Stagmomantis carolina (Johannson)
(Found at: http://www.critterzone.com/animal-pictures-nature/insect-mantis-Carolina-Stagmomantis-carolina-mantid.htm)
Adult Natural History: Females produce ootheca in the fall and the species overwinters in the egg stage. The eggs hatch from the ootheca in the spring and there is only one life cycle per year.
Mating in the Mantodea is an area of much fascination. This particular species has been observed to engage in sexual cannibalism altough it is not obligatory. Generally males are known to seek out females, but some females will compete for males. This female competition may explain why this species is not known to dance or exhibit any other elaborate courtship rituals.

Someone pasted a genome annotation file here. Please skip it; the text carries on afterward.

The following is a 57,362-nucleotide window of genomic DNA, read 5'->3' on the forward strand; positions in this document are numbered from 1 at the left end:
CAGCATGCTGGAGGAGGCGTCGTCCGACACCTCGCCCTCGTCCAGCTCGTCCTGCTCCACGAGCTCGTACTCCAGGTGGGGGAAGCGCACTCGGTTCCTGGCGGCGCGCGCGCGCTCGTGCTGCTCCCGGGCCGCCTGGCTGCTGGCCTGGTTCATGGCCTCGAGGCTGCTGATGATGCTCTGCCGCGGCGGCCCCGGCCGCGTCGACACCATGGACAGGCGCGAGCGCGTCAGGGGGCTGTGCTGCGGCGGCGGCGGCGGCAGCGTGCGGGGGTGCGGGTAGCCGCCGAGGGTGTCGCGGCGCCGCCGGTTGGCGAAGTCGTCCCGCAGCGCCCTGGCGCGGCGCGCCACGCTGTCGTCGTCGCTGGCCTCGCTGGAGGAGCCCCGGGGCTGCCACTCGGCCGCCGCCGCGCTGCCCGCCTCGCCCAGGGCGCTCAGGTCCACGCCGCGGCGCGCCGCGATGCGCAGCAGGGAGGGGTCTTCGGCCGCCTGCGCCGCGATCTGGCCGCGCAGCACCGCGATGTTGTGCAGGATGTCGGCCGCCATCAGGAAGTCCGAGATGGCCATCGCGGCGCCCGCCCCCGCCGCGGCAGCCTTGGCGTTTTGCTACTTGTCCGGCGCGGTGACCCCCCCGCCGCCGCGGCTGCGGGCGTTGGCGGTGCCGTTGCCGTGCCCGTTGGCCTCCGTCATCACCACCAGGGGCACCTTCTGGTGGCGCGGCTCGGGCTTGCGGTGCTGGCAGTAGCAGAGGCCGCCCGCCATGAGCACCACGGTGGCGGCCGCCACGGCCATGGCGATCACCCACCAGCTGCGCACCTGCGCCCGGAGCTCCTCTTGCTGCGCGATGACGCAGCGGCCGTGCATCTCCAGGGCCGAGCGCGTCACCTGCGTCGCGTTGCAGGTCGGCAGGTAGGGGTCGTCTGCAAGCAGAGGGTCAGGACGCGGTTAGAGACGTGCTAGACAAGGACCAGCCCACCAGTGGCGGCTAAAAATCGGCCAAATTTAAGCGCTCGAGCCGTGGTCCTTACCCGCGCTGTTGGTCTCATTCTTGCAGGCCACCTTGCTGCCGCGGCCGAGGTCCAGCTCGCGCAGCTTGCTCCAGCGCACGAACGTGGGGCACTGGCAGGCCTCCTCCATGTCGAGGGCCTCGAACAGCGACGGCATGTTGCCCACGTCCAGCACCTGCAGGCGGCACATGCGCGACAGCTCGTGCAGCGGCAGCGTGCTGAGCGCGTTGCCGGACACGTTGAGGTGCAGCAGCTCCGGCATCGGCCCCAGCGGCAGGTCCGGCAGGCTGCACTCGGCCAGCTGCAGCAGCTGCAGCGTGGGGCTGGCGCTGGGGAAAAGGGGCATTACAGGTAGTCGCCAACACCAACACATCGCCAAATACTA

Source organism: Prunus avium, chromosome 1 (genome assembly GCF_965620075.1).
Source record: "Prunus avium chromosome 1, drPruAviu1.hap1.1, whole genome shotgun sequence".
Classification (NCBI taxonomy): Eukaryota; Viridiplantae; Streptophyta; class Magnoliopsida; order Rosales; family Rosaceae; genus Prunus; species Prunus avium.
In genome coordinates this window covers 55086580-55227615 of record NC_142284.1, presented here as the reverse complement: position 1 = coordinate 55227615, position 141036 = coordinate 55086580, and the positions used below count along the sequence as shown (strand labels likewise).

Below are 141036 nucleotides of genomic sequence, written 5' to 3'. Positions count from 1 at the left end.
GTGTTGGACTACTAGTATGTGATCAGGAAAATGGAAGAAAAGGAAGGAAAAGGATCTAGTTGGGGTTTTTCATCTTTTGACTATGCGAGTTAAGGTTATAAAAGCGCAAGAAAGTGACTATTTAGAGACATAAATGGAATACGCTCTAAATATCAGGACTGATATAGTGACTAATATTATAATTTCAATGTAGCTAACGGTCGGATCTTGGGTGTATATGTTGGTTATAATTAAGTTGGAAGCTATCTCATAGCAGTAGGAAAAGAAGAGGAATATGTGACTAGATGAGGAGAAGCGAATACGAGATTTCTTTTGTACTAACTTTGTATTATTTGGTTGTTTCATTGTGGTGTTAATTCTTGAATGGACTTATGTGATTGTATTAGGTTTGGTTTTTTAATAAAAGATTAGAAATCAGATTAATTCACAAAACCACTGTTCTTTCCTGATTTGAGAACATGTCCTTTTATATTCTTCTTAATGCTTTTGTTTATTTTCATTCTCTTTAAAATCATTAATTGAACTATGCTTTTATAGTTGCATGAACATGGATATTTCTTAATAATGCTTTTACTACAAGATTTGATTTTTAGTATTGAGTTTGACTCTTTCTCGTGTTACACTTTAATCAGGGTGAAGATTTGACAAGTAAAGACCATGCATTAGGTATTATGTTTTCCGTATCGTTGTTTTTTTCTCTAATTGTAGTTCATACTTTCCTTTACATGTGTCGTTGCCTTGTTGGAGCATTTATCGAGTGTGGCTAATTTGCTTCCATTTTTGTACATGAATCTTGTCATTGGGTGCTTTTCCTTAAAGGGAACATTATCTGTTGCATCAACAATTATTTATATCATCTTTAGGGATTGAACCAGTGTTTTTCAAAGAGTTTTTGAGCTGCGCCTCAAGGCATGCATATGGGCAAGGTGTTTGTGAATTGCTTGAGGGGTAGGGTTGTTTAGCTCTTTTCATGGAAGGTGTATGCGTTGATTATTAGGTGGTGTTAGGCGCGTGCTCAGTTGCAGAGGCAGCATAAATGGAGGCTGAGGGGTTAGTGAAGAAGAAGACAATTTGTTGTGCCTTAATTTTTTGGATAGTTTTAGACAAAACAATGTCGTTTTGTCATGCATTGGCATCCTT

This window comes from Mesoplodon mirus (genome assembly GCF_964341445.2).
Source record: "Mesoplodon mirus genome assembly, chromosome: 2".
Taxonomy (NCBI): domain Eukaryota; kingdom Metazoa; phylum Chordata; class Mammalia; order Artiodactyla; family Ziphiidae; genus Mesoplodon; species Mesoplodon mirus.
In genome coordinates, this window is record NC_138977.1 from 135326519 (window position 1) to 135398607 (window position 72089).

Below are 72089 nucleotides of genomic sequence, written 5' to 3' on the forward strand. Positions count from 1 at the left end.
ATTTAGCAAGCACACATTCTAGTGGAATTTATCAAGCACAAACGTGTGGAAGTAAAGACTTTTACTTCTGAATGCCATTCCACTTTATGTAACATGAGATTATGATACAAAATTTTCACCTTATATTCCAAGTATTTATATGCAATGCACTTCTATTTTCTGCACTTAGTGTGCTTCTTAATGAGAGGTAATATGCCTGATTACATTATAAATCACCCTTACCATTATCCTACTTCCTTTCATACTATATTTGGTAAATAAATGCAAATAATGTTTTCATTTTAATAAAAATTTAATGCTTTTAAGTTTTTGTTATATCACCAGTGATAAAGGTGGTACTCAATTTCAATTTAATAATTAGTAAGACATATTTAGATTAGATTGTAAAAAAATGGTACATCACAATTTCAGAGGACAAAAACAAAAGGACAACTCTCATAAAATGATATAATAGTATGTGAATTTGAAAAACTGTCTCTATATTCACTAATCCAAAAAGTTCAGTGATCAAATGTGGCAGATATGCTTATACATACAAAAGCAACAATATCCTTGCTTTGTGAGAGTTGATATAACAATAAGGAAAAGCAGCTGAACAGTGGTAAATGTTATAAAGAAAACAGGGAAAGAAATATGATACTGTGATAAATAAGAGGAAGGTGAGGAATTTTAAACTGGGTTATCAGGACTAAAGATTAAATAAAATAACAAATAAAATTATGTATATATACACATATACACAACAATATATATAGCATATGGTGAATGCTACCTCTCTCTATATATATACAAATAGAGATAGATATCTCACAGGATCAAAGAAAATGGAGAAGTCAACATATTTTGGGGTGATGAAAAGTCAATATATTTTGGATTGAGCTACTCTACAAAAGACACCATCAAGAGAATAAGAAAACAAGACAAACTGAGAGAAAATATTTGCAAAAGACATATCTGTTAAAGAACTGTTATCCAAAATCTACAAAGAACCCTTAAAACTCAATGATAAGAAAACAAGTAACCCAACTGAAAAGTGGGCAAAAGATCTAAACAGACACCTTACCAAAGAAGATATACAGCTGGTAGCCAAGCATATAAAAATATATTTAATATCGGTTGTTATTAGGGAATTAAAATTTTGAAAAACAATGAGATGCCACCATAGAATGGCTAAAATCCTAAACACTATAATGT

Males are more often seen than females because males have functional wings and are more able to travel to lights at night.
Distribution: From the Atlantic Ocean westward to Arizona and Utah. Can be found as far north as Maryland and been reported as far south as Costa Rica.
(Found at: http://eol.org/pages/613537/maps)
Habitat: Grasslands and woodlands are both used. They are also common garden visitors as they exploit flowering plants due to their high arthropod densities and diversity.
Diet: Both nymphs and adults are entirely carnivorous. They are generalist predators who grasp moving prey items with their raptorial forelegs. They are also known to be cannibalistic both sexually, and not.
Conservation Status: Stable
Carolina Mantid eating a Lady Bettle
Carolina Mantid laying an ootheca
Carolina Mantid nymphs